I have a confession to make. I own way too many shoes for my own good. I have hiking boots, running shoes and weightlifting shoes. I have work shoes and play shoes. I live in Arizona, so sandals are a necessity. I have at least three pairs of shoes that I only wear for job interviews, and I currently have my eyes on two pairs of Danskos and some Chacos. I even have a shoe organizer in my tiny little closet. As a dedicated non-shopper, this type of activity is a bit unusual for me. According to a survey for Mervyn’s, the majority of women own 11 or more shoes, so at least I know I am in good company.
Although half of the women surveyed say they wear fewer than half their shoes for a regular basis, the primary reason given was that the shoes do not match their current wardrobe.
My primary reason for not wearing many of my shoes is that they hurt.
While I definitely buy shoes that are comfortable in the store, or when I first put them on, I have noticed that even a 1” heel can stress my ankles, knees and hips, causing pelvic tilt and lower back pain.
According to a series of articles in the Washington Post, heels are even worse than I’d imagined. The long list of heel-related ailments include corns, callouses, bunions, stress fractures, joint pain in the ball of the foot, Morton’s neuroma, hammertoe, tight Achilles tendons and more. Heels cause instability and push the foot too far forward, which increases pressure on toes and joints, throws your natural alignment out of whack and can cause low back pain and osteoarthritis of the knee. Heels also increase the possibility of ankle sprains. The higher the heels, the higher the risk. The American Academy of Podiatric Sports Medicine reports that a 3” heel creates seven times more stress than a 1” heel. Pointed-toe shoes can cause hammertoes and bunions. Open-backed shoes can inflame the tendon connecting the calf muscles to the heel.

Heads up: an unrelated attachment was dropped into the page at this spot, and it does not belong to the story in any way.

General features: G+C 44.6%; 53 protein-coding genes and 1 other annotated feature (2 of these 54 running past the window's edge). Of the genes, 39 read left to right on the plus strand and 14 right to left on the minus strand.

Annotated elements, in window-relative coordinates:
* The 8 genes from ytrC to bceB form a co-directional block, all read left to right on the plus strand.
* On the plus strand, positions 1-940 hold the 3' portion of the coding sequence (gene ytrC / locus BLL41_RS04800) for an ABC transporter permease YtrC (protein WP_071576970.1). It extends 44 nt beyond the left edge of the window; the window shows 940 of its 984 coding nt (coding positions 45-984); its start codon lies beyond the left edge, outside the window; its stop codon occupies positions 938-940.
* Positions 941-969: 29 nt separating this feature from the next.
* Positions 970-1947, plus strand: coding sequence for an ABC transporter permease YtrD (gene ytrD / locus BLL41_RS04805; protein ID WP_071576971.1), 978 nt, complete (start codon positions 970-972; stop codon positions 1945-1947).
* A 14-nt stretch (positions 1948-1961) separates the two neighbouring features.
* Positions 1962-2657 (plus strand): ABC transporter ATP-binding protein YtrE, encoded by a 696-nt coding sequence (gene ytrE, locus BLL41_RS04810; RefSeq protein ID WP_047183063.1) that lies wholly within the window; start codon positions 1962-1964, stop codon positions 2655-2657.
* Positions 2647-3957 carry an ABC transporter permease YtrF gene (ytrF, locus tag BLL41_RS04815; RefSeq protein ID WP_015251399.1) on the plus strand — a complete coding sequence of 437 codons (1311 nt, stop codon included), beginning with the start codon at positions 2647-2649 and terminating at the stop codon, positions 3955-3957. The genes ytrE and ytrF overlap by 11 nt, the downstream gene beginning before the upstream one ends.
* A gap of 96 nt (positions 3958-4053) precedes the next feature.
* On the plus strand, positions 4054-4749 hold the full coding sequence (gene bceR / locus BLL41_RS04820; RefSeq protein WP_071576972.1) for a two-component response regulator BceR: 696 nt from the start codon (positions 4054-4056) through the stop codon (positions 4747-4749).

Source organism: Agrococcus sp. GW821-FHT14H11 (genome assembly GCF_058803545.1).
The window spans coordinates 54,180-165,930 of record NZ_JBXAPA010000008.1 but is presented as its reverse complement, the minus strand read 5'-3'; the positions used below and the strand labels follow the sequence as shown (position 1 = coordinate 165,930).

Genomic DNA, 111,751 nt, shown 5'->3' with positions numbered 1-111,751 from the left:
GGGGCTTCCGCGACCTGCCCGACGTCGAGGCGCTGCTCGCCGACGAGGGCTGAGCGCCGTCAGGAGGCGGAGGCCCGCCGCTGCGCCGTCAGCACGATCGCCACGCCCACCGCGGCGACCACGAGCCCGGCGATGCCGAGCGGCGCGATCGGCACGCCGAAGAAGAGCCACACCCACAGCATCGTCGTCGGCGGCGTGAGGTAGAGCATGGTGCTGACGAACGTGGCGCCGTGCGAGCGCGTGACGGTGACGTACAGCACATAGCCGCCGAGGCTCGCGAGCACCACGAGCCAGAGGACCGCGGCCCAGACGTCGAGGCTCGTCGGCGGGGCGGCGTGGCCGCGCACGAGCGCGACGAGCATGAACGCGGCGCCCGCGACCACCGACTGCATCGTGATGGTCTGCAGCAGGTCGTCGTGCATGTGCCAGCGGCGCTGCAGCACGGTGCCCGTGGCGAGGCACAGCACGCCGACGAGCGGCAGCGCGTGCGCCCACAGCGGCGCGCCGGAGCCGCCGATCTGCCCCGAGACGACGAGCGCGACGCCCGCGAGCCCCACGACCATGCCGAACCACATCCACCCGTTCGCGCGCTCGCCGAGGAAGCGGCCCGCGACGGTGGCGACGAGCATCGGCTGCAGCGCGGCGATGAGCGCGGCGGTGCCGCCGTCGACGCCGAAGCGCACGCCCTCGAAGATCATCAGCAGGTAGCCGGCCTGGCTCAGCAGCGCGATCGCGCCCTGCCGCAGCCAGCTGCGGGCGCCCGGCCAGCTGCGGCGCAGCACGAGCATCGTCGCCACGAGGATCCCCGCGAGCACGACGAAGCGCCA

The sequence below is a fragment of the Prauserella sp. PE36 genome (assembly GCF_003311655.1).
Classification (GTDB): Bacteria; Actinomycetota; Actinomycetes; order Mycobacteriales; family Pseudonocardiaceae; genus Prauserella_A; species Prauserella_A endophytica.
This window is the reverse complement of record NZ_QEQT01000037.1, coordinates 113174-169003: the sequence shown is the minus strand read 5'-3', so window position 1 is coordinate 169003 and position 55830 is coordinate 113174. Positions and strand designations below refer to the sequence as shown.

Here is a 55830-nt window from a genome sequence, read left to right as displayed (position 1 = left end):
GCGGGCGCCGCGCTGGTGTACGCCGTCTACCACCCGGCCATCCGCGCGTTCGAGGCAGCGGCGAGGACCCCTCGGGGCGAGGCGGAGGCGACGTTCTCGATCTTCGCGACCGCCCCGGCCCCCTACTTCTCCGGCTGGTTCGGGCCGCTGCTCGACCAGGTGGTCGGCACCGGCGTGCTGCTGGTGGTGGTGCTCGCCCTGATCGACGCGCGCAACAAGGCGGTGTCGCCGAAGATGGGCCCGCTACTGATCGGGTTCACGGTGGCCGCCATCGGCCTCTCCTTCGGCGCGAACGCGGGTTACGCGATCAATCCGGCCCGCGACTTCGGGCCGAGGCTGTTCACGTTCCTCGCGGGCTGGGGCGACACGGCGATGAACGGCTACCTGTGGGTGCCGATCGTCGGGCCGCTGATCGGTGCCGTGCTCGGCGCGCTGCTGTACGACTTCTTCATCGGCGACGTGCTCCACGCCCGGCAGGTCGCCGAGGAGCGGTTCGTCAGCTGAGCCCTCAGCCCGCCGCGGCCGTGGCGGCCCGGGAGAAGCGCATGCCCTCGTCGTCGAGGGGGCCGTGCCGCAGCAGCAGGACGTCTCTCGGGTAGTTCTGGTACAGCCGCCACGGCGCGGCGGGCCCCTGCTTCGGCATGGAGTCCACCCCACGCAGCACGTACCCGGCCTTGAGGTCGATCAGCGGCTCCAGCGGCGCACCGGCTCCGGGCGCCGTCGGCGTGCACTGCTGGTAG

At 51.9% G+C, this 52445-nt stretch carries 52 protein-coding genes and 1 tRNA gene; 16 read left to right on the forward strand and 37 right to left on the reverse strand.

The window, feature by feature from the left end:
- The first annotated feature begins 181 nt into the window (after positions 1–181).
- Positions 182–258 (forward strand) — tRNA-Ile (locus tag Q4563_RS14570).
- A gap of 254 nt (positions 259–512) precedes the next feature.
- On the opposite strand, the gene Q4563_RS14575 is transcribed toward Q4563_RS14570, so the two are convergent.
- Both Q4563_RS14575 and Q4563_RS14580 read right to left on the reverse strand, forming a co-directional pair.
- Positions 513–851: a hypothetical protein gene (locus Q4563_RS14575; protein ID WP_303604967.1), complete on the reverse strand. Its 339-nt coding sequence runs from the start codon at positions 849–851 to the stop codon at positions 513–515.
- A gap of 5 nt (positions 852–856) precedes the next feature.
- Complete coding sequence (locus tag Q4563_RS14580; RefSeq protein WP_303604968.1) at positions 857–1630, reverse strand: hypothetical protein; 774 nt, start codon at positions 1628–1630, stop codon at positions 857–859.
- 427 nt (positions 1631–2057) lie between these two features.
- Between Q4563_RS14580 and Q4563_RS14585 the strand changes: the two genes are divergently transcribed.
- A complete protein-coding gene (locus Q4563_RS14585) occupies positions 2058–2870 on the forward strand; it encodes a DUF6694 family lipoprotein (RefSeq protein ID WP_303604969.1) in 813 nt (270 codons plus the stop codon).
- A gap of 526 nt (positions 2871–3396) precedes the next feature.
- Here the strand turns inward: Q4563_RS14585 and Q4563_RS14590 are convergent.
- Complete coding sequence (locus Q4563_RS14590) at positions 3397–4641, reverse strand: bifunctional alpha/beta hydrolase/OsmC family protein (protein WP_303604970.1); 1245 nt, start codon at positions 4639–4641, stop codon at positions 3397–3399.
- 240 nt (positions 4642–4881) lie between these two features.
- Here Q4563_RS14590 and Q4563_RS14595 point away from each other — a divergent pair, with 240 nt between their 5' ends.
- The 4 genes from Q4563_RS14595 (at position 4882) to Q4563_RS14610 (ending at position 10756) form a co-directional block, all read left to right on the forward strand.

The American Orthopaedic Foot and Ankle Society released a position statement on women’s shoes, stating that “foot problems from poorly fitting poorly fitting shoes have reached epidemic proportions and pose a major health risk for women in America. “ According to a 1991 footwear survey they took, 90% of women wore shoes that were too small and about 80% had foot problems Elsewhere on their website, the Society writes, “Remember that however appealing those high-heel, high-fashion shoes are, your feet need to carry you around for a lifetime. Treat them kindly!”
I spoke with chiropractor Ken Cooper about heels, and he pointed out that the heel forces the weight of the body to be transferred to the ball of the foot, forcing the knee to come forward. This misaligns the knees from the hips, from the shoulder point to the tip of the ear. This causes unnecessary wear and tear on the joints–not only of the knees, hips and ankles but of the spinal column as well.
“Long term wear and tear will result in degenerative changes in the spine, such as foraminal narrowing, disc degeneration and lipping and spurring on the vertebral bodies,” Dr. Cooper said. “Continuing the narrowing of the foramen will result in pressure on the nerve roots,” he continued, “resulting in a myriad of problems ranging from the musculoskeletal to organ malfunction.”
While researching these various aches and pains, which can sometimes become serious enough to warrant foot surgery (around $3.5 billion annually is spent on women’s foot surgeries in the U.S. alone, and women account for 90% of foot surgeries in this country), one begins to wonder why women put themselves through this. According to Elizabeth Semmelhack, a curator at Toronto’s Bata Shoe Museum, enduring discomfort for the sake of fashion is an age-old trend. In a Washington Post article, Semmelhack was quoted as saying that impracticality was one of the primary features among people of privilege. Semmelhack believes that women have historically worn high heels to express what it is they do not have to do—activities including strenuous work or walking long distances.
For those of us that do need to walk long distances or even just stand all day (and want to look good doing it), take heart. There are shoes available that are comfortable and stylish. The American Society of Podiatric Sports Medicine has a whole list of recognized products. My absolute favorite for both fashion and comfort are Danskos–and now you have an excuse to go shoe shopping. You’re welcome!